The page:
On another hand, GIB relayed to a poor 6C slam, off two aces (the style of denial cue bidding used didn't allow the captain to distinguish between several possible hand types; slam was cold on some, but on the one in question, it was hopeless). The slave bid 6C, and the captain was about to pass.
RHO doubled, and the captain did indeed pass. Unfortunately, GIB believes that the cheapest bid by the captain is always a relay unless it's above 5NT. Since "pass" is below 5NT, it was treated as a relay and the slave bid 6D! Double again, pass again, treated as a relay again, with the slave bidding 6H.
I fully expected the auction to end up at the 8 level, but 6H was a bad contract and the captain finally corrected to 7C. Down two instead of down one, which didn't actually cost that many IMPs.
Are those bugs fixed? The database gap is repaired, and GIB now passes the captain's bid if the current level is 6C or higher, as opposed to the captain's last call.
Fixing the problem with denial cue bidding is harder. Some time over the next year, we expect to be moving to a completely new scheme where the captain's first bid identifies the relay safety level, and a complex encoding scheme is developed automatically that makes optimal use of the available space.
This innovation strikes us as important for two reasons. First, it will be the first time that partnership agreements refer not to the meanings of bids, but instead to an algorithm that determines those meanings. Second, GIB's cue bidding methods will be unplayable by humans, who will not have the computational resources available to compute the encodings.
What about GIBson? Did it play in Bermuda? Unfortunately, no. It wasn't ready. The GIBson work is very difficult in a technical sense, and we're trying to get it working as quickly as possible. We're aiming for April or thereabouts.
What is GIBson, anyway? GIBson is a completely new style of cardplay engine. Instead of basing its conclusions on double dummy analysis, it is a true single dummy analyzer. We expect that GIBson will be as much better than GIB as GIB is better than the programs that preceded it.
GIBson can currently solve 8-card endings in about a second, but the branching factor is almost 100 per additional card, making it prohibitive to use it for full deals.
When are the next computer championships? Probably in August, in Maastricht, the Netherlands. That's the site of the next human world championship. The Bermuda contest that just ended was in some sense a delayed version of the 1999 competition; the Maastricht tournament will be the real 2000 event.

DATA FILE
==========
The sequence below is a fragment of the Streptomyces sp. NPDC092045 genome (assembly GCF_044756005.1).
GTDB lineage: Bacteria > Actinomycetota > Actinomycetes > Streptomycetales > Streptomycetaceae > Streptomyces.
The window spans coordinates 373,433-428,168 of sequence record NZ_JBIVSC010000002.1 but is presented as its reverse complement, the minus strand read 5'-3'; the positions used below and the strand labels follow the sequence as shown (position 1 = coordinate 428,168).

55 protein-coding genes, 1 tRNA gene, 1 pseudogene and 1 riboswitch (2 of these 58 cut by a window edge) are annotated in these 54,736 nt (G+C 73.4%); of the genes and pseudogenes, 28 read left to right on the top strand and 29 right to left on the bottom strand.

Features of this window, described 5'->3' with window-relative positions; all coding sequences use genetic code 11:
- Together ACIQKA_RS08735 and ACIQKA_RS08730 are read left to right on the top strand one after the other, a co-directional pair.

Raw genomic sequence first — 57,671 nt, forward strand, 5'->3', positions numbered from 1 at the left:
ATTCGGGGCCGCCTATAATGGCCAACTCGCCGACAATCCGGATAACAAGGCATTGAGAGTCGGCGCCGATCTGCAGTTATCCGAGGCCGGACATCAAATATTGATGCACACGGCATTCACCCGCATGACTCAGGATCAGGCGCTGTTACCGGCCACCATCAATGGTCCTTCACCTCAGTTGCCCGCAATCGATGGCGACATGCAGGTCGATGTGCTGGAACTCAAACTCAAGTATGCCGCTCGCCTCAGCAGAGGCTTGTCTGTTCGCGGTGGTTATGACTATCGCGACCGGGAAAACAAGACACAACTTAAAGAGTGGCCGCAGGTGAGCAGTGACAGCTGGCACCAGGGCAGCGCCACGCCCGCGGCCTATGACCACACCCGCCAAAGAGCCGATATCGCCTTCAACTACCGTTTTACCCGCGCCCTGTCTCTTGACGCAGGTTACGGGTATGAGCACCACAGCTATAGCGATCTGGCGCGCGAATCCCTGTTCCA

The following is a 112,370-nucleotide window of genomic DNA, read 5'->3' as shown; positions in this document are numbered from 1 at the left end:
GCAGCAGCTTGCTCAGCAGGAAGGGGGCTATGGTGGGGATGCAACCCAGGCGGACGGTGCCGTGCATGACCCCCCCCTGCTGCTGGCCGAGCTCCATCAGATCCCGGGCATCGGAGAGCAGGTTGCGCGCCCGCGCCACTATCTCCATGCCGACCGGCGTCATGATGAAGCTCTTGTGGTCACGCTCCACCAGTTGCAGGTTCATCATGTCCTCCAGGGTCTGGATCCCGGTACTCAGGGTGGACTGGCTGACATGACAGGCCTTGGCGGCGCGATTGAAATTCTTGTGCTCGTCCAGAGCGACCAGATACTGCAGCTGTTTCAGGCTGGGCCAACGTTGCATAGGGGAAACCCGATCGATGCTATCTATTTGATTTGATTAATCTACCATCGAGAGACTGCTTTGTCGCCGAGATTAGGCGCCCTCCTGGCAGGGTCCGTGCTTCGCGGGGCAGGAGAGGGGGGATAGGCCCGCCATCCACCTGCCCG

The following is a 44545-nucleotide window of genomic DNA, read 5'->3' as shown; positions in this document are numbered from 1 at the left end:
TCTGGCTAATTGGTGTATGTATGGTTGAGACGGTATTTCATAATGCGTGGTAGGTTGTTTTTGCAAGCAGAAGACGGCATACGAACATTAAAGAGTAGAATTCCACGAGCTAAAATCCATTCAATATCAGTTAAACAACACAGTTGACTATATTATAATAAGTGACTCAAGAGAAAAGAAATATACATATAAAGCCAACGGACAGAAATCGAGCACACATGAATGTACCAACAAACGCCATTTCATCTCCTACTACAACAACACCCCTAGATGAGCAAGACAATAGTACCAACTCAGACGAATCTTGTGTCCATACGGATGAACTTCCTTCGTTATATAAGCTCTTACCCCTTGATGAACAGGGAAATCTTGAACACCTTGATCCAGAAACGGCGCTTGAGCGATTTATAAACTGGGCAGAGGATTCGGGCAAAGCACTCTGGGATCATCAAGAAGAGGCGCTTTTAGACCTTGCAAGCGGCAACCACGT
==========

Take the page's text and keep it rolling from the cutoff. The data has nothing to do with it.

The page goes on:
Will anything be different there? Probably. For a start, we expect that each program will be competing on two machines, with each machine only knowing one of the two hands. The informal days when each program was given the entire deal are probably over.
In 2001, we hope that the matches themselves will become automated, with play taking place via a table manager service of some kind, perhaps OKBridge or some other online bridge provider. This will reduce operator judgment and also allow us to play longer matches, making it more likely that the strongest program wins.
What was it like playing under the auspices of the WBF instead of the ACBL? It was great. The computer bridge community is truly an international one, with the four strongest programs coming from the United States, France, Germany and Japan. Although definitely weaker, the next two strongest programs are probably from Great Britain (Blue Chip Bridge) and Canada (Bridge Buff). Blue Chip was second in the bidding contest (behind GIB), and Bridge Buff, although 3-4 in match play, finished fourth in the Bermuda round robin. Given that the top six programs come from six different countries, it seems appropriate that the event have an international flavor.
It was also a real pleasure working with the World Bridge Federation. They are a very forward-looking organization, and we hope that our relationship with them will continue.
You said that your goal was to win the human world championships. When will that happen? In 2003.
We first made that predication in 1998 and so far, at least, we seem to be on schedule.